This last report on the number of notices received by ISPs is something we have advocated on MTP for quite some time in the context of DMCA notices (See How Many DMCA Notices are Too Many?). Hopefully, the Congress will take note of this very good idea coming from the UK as right now no one in the Congress has any idea of the sheer volume of DMCA notices—hence, also has no idea that they have essentially created three classes of artists: those who would like to use them, and can afford them; those who would like to use them, but can’t afford them or can’t figure out how to do it; and those lost in despair as their life’s work is ripped off effectively without the recourse contemplated by a number of human rights documents to which the US is a signatory. (See Artist Rights are Human Rights.)

It also appears (and I am seeking confirmation on whether I am reading this correctly, that clause 10 allows the government to order Ofcom to seek consultation with industry to determine whether wholesale ISPs can sanction speed blocks, bandwidth shaping, site blocking, account suspension or other limits against an ISP customer. Under clause 11, the government could then effectively degrade or shut down an ISP for promoting theft if approved by both houses of parliament.

Who Pays?

Ofcom can create its own code to cover enforcement procedures, subscriber appeals and costs. Users can appeal to an independent ombudsman-type person designated by Ofcom and eventually to a “first tier” tribunal. This sounds like it is intended to be what we would call a “trial de novo” in a court following the exhaustion of administrative remedies. Costs would be met by the ISP, copyright holder and subscriber.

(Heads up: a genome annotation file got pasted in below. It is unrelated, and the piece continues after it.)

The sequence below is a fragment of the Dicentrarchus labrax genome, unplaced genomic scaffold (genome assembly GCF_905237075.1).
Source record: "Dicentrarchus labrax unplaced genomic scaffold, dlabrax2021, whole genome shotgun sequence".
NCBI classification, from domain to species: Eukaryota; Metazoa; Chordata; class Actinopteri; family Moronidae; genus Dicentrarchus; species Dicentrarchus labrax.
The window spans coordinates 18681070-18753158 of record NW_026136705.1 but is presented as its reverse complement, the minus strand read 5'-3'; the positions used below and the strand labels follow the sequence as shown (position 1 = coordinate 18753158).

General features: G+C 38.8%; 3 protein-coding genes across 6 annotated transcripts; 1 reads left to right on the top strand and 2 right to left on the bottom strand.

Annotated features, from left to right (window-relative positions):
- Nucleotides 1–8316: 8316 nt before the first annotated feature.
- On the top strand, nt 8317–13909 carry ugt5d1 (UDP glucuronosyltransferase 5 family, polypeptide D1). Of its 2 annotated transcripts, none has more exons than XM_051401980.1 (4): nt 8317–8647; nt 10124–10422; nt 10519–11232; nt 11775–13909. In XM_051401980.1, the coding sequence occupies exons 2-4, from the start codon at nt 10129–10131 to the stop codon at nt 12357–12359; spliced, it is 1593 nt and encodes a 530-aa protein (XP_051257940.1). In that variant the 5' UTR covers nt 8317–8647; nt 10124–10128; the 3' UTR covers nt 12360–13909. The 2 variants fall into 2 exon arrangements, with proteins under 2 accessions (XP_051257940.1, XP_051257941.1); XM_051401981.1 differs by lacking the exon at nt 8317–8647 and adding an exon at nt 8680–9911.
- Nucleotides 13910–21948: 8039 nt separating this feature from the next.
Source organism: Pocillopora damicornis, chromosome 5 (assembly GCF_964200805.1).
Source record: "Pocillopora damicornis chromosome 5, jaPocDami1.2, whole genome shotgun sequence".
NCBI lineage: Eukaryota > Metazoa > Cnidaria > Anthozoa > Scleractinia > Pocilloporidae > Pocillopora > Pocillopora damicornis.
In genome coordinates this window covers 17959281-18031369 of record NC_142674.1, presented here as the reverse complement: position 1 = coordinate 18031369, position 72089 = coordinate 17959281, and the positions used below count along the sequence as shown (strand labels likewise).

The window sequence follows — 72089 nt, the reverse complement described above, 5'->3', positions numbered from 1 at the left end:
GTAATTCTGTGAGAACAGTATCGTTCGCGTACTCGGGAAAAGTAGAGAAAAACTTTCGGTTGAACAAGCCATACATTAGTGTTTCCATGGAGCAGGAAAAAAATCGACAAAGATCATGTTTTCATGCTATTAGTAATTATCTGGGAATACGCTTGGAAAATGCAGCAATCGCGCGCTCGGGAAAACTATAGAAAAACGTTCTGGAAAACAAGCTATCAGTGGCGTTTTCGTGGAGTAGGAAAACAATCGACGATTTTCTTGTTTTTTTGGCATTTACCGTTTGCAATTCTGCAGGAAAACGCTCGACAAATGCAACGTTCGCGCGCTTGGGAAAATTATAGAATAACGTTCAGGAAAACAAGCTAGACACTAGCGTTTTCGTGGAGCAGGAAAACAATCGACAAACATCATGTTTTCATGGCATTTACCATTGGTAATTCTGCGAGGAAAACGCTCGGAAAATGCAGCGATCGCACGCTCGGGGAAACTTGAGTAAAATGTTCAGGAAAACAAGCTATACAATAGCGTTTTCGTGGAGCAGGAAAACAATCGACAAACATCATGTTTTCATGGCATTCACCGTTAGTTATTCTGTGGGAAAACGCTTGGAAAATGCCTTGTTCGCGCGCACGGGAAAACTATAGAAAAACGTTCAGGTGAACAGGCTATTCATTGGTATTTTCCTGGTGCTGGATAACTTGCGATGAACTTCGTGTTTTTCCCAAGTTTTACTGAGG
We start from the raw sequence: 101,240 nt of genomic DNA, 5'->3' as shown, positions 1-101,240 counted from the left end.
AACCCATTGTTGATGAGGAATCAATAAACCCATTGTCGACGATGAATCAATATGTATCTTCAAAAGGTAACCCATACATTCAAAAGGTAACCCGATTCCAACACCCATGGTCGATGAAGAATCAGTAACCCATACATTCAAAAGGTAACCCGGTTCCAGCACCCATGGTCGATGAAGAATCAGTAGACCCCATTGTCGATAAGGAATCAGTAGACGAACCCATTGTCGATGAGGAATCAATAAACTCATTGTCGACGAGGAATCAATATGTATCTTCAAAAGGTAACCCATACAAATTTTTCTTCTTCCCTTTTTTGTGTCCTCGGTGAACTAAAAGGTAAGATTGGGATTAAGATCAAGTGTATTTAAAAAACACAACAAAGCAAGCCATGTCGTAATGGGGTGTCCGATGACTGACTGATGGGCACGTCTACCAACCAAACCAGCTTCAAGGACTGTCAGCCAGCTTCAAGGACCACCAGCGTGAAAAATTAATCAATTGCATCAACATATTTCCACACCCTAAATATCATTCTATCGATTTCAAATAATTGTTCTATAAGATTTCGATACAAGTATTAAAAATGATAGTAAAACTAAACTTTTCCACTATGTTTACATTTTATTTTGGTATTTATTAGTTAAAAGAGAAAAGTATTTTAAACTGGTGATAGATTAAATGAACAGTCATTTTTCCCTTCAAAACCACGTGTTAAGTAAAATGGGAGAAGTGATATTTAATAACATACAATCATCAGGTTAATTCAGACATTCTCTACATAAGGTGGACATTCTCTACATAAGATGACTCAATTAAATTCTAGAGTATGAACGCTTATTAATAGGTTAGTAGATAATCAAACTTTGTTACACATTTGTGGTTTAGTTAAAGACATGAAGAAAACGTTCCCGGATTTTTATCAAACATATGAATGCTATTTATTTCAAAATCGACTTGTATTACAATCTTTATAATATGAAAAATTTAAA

Ofcom’s costs of enforcement are borne by copyright owners; both copyright owners and ISPs pay for implementing technical measures; and accused users share in the costs of appeals of their cases. ISPs that fail to apply technical measures against stealing can be fined up to £250,000.

Copyright owners must pay Ofcom’s costs; both copyright owners and ISPs must pay costs of implementing technical measures; accused subscribers must also share appeal costs.

As I read the Act, the first alleged theft notifications can be sent as early as January 2011, and the more stringent technical measures could start in 2012. It should be noted that the Act covers both p2p-type, hosted or other forms of theft, including a provision that allows the UK Secretary of State for Business to promulgate regulations to permit courts to block any site which “the court is satisfied has been, is being or is likely to be used for or in connection with an activity that infringes copyright”.

In my view, this last is the most important. It could, for example, be used against both the Pirate Bay, Isohunt and Google.

There is more to the Act than I covered, but I think we discuss the most important parts for the creative community. You can find the Act discussed on the Parliament website. The UK now joins France in having taken concrete steps to protect its professional creative community. More than you can say for the US and Canada.